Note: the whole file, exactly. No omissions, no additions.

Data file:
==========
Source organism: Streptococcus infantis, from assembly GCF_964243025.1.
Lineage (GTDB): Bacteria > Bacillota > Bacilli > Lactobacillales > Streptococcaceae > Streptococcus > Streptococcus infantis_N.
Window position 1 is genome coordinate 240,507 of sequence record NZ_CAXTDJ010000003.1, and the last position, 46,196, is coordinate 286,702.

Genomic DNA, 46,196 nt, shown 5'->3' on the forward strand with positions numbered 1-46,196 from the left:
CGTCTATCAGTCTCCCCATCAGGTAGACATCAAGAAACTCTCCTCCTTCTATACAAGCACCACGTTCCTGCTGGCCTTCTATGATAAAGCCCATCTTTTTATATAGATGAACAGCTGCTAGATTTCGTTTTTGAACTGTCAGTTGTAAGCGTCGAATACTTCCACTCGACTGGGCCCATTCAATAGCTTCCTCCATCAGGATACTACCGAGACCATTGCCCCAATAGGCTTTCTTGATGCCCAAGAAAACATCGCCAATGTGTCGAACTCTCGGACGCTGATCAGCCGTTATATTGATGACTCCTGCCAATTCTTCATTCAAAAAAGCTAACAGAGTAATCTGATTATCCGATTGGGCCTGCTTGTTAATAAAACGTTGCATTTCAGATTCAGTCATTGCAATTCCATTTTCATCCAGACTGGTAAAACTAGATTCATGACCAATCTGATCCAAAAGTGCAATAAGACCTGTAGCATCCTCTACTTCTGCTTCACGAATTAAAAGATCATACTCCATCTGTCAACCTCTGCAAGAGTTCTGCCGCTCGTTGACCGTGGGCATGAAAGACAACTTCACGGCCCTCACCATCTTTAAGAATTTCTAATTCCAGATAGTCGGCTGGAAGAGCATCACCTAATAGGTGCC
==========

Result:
Source organism: Streptococcus infantis, from assembly GCF_964243025.1.
Lineage (GTDB): Bacteria > Bacillota > Bacilli > Lactobacillales > Streptococcaceae > Streptococcus > Streptococcus infantis_N.
Window position 1 is genome coordinate 240,507 of sequence record NZ_CAXTDJ010000003.1, and the last position, 46,196, is coordinate 286,702.

Genomic DNA, 46,196 nt, shown 5'->3' on the forward strand with positions numbered 1-46,196 from the left:
CGTCTATCAGTCTCCCCATCAGGTAGACATCAAGAAACTCTCCTCCTTCTATACAAGCACCACGTTCCTGCTGGCCTTCTATGATAAAGCCCATCTTTTTATATAGATGAACAGCTGCTAGATTTCGTTTTTGAACTGTCAGTTGTAAGCGTCGAATACTTCCACTCGACTGGGCCCATTCAATAGCTTCCTCCATCAGGATACTACCGAGACCATTGCCCCAATAGGCTTTCTTGATGCCCAAGAAAACATCGCCAATGTGTCGAACTCTCGGACGCTGATCAGCCGTTATATTGATGACTCCTGCCAATTCTTCATTCAAAAAAGCTAACAGAGTAATCTGATTATCCGATTGGGCCTGCTTGTTAATAAAACGTTGCATTTCAGATTCAGTCATTGCAATTCCATTTTCATCCAGACTGGTAAAACTAGATTCATGACCAATCTGATCCAAAAGTGCAATAAGACCTGTAGCATCCTCTACTTCTGCTTCACGAATTAAAAGATCATACTCCATCTGTCAACCTCTGCAAGAGTTCTGCCGCTCGTTGACCGTGGGCATGAAAGACAACTTCACGGCCCTCACCATCTTTAAGAATTTCTAATTCCAGATAGTCGGCTGGAAGAGCATCACCTAATAGGTGCC